I am concerned that my grandson may have signs of autism, but I am uncomfortable bringing this up with my son and daughter-in-law. Do you have any suggestions about how best to approach them?

Answered by
Peggy Halliday, MEd, BCBA
and
David Celiberti, PhD, BCBA-D

It is natural to be unsure of how to share your concerns with your grandson’s parents. As is the case with many concerned family members, you may worry that such a discussion will not be well received. You may fear that it can cause some discomfort or tension in your relationship. If autism is a possibility, you would not want to delay screening which could result in a referral for an evaluation and services. Waiting may waste valuable time during which intervention can be most beneficial for your grandson. Even knowing that better outcomes can come from early diagnosis and intensive intervention, it still may be difficult to talk to your son and daughter-in-law if they have not expressed their concerns to you directly.

As a grandparent, you have already raised at least one child, so you probably have a good sense of what may be typical behavior and what is not. You may feel that your grandson is not making expected gains or may appear delayed in some areas such as communication or play compared to other children his age. Also, you may not have day to day contact with your grandson, so slower development of skills may be more obvious to you. These impressions may create a sense of urgency for you.

There are several important considerations in planning for this discussion. Perhaps the most important consideration is to weigh the pros and cons of talking to your son and daughter-in-law vs. the pros and cons of not talking to them. Although it may seem prudent to wait, the risk of delay to diagnosis and treatment is potentially much greater than the risk of harming the relationship.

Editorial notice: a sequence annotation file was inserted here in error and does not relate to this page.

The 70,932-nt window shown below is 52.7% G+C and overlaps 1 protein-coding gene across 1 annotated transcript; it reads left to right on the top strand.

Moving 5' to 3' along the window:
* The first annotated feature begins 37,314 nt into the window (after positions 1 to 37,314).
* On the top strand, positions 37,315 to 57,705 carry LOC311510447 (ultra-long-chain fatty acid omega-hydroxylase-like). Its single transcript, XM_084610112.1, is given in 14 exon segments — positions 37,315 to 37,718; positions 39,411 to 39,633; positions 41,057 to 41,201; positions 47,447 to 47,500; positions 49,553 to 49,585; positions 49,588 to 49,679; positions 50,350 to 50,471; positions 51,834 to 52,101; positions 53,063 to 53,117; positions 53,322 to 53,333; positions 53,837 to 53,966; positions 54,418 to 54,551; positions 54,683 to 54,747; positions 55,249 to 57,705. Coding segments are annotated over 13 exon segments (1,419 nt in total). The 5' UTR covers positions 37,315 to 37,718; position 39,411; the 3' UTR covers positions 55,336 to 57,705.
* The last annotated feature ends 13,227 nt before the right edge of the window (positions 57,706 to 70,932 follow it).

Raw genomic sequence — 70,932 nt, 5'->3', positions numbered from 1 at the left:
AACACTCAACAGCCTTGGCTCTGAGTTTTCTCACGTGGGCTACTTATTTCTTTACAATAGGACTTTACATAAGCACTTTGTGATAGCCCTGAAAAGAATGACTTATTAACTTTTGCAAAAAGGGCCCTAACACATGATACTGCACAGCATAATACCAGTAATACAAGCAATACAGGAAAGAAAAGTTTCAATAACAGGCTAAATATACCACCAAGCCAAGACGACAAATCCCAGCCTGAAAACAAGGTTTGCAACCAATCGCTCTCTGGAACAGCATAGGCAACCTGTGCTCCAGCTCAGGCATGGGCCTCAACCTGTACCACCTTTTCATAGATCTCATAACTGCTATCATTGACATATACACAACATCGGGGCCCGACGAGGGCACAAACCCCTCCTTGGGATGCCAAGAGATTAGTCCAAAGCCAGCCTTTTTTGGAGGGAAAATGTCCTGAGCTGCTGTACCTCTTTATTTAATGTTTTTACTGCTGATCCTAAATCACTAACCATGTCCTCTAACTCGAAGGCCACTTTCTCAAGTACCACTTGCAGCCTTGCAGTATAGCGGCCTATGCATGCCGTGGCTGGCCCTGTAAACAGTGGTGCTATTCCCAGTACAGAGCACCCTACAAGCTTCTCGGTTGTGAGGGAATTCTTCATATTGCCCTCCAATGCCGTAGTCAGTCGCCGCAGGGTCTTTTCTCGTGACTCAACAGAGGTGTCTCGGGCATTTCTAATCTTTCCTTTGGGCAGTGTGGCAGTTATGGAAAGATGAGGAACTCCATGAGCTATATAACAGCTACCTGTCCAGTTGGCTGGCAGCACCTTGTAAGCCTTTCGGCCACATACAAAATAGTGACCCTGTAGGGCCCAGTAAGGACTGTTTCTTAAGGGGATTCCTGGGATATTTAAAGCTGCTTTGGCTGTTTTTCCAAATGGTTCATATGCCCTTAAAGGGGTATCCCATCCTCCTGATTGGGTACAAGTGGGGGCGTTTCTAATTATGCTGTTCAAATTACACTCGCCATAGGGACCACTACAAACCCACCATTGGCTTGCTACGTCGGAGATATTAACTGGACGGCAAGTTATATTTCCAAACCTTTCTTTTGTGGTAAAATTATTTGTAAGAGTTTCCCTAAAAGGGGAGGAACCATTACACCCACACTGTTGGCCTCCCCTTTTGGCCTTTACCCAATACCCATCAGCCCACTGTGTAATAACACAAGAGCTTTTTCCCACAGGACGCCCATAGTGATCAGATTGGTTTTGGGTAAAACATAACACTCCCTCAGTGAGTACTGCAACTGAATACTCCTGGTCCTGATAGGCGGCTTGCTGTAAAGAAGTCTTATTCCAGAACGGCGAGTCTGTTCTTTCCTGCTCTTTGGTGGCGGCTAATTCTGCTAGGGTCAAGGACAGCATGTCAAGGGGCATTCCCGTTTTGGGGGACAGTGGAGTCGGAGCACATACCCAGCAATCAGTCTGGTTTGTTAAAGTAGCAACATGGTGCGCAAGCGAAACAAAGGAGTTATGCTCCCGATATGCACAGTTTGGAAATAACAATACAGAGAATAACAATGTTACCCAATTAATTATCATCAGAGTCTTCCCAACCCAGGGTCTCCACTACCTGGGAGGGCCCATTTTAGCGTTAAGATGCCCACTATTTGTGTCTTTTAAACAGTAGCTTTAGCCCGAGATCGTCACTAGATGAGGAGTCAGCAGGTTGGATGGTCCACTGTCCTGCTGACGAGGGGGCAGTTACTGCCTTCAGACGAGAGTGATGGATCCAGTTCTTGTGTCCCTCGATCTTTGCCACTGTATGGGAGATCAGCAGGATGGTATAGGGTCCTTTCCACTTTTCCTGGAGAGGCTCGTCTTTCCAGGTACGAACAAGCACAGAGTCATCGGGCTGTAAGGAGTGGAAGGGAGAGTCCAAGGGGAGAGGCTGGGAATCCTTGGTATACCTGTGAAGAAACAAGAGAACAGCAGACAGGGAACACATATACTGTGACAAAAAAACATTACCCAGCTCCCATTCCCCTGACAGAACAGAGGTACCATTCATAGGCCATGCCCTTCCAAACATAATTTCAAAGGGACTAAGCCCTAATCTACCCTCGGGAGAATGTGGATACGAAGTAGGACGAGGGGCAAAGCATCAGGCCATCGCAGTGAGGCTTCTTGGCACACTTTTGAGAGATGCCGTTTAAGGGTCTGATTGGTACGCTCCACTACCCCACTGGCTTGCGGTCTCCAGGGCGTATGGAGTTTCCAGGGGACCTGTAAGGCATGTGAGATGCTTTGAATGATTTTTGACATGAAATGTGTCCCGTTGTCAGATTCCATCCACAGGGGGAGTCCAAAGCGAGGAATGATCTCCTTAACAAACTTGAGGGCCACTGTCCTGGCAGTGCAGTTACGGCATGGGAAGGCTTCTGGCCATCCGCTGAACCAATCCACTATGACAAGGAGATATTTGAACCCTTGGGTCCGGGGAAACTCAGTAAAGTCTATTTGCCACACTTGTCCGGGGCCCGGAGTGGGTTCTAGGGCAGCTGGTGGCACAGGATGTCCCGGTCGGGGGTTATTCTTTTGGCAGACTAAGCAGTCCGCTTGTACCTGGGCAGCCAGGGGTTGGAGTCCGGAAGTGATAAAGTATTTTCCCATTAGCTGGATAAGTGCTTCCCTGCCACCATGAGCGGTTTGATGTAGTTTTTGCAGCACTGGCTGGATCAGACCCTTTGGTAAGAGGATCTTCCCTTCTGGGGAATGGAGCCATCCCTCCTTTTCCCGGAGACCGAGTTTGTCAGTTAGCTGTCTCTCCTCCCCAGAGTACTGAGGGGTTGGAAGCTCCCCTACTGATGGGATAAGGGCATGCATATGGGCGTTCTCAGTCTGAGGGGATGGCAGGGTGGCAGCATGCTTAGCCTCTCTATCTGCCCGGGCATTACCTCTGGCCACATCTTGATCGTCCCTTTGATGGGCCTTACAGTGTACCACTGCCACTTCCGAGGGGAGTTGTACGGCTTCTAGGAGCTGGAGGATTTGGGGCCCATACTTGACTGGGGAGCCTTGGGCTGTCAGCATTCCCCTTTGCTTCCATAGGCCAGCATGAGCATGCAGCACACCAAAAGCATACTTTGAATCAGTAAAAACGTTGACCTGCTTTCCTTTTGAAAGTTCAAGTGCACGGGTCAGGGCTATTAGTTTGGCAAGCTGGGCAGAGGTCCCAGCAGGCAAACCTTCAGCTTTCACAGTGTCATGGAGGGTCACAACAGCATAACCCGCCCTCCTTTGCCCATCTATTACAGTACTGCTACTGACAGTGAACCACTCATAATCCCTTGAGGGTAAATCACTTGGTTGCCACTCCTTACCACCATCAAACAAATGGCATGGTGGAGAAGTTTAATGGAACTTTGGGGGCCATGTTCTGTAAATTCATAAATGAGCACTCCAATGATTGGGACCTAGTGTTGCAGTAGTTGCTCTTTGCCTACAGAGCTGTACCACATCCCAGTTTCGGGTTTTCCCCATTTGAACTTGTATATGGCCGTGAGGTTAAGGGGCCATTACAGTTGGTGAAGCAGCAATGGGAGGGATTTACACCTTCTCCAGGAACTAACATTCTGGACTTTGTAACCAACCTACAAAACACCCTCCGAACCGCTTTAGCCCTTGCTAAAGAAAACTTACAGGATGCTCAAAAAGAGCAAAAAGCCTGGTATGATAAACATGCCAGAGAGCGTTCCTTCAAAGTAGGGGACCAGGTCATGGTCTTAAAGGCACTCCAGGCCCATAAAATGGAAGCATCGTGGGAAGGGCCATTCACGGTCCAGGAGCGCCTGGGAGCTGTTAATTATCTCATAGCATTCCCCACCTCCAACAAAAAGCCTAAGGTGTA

The way in which you approach your son and daughter-in-law will depend in large part on the quality of your relationship and on the nature of how you communicate with one another. In your relationship, you may already discuss difficult issues frequently and easily. On the other hand, this may not describe the type of relationship you have at all. Regardless, it is important that you bring this up from a place of love and concern, rather than judgment and blame. Many parents who have been carefully and respectfully approached by a relative later admit that they already had concerns of their own, and it was a relief to dis- cuss them with someone else close to their child.

We would like to offer some concrete suggestions that may increase the likelihood that your discussion will be positive and constructive.

Planning Ahead

  1. Plan your discussion ahead of time. Take some time to think about what you want to share and how you want to frame your concerns. It may be helpful to preview a screening tool such as the M-Chat.
  2. Find a time and place when you will not be inter- rupted. It may be best when the child is with another caregiver.
  3. You might begin by commenting on the child’s strengths and praising the parents’ love and dedication to their child. It is important not to appear judgmental or focused only on the concerns.
  4. The role you take in the child’s life depends, of course, on geographic proximity, but be poised to offer concrete, practical help whenever possi- ble. For example, you might offer to babysit sib- lings while parents pursue evaluation of the child, or offer a respite weekend of childcare so that your son and daughter-in-law might have time to discuss the situation without interruption.
  5. Whatever assistance you offer, the important thing is that your grandson’s parents perceive it to be helpful, so try and gauge their reactions carefully.

Having the Conversation

  1. Try to keep the conversation free flowing. You may want to ask a few questions that will allow the parents to express their concerns if they have them. For example, “I noticed that Billy became very upset when the phone rang. Does the phone ringing bother him? ” or “ Does he seek you out when he is upset? “.
  2. Avoid labels and technical terms, which may trigger fear or upset from the parents. Focus instead on discussing milestones, which are observable indicators of a child’s development and accomplishments.
  3. In some cases, it may be beneficial to think about the discussion as a series of tiny conversations. This approach would be more appropriate if you have frequent contact with your son or daughter-in-law. It may then be helpful to share some observations that provide a backdrop for later discussion. For example, “Little Peter seems over- whelmed by loud noise. “or” I have noticed that he does not seem to know how to use words to get his needs met.”
  4. It may also be helpful to discuss observations surrounding problematic or absent social interac- tions with peers or siblings.